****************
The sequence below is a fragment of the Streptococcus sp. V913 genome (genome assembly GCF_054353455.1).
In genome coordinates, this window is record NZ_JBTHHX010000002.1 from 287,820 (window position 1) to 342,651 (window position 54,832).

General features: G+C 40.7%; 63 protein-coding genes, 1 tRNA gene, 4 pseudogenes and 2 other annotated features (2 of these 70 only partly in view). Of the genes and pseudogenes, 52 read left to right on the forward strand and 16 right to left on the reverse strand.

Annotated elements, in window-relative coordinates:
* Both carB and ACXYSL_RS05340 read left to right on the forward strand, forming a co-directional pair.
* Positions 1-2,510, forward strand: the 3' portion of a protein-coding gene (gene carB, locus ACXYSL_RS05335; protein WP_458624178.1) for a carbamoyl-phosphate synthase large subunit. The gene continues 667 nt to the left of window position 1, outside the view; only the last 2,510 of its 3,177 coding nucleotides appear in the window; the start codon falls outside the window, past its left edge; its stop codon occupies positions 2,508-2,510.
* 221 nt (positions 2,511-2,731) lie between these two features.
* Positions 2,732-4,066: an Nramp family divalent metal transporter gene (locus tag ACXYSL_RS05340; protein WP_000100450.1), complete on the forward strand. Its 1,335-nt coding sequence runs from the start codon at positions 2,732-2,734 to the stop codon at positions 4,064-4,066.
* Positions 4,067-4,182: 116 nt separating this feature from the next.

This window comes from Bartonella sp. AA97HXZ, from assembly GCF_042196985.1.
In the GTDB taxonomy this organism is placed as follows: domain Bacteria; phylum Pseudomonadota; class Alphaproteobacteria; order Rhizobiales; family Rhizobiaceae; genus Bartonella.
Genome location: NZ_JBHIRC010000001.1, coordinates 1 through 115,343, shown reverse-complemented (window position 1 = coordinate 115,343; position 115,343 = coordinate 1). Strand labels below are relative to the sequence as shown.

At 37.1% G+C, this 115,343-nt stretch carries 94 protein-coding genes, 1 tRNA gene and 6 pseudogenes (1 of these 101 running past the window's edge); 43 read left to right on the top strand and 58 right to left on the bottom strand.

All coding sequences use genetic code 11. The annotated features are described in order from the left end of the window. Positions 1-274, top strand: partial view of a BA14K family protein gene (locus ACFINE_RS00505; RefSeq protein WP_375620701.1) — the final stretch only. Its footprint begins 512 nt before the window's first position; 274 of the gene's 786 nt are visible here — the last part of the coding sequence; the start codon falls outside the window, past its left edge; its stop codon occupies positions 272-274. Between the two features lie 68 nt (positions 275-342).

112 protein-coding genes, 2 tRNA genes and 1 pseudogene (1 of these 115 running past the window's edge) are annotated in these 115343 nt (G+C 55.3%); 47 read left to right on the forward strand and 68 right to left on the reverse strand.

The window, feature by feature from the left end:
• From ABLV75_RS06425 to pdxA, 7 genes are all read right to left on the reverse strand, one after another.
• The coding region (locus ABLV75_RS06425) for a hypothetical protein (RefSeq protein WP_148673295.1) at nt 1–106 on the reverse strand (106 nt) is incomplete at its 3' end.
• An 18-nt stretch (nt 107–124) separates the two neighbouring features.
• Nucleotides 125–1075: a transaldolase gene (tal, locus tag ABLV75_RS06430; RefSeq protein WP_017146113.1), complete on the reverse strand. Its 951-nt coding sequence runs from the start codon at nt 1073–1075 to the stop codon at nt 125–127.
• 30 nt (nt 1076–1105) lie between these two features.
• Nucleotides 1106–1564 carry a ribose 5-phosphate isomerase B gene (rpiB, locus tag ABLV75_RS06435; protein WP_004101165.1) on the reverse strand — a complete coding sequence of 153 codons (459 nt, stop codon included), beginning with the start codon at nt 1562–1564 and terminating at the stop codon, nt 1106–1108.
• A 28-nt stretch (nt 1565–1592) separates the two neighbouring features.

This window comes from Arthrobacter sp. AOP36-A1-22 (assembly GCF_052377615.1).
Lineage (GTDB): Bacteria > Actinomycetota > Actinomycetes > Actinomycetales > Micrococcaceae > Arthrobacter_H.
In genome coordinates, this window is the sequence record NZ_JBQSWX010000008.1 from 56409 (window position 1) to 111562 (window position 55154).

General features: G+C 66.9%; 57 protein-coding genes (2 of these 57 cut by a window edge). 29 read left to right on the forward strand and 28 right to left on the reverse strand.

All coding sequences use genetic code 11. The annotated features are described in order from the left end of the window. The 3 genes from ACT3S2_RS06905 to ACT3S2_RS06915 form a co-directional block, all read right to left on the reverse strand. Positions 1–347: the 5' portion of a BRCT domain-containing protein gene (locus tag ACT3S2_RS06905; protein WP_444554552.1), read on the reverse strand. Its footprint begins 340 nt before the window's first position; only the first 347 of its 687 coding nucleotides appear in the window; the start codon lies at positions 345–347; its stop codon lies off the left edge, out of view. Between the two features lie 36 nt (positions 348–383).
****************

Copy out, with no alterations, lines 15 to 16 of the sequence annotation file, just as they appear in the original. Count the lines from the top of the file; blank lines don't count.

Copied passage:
112 protein-coding genes, 2 tRNA genes and 1 pseudogene (1 of these 115 running past the window's edge) are annotated in these 115343 nt (G+C 55.3%); 47 read left to right on the forward strand and 68 right to left on the reverse strand.

The window, feature by feature from the left end: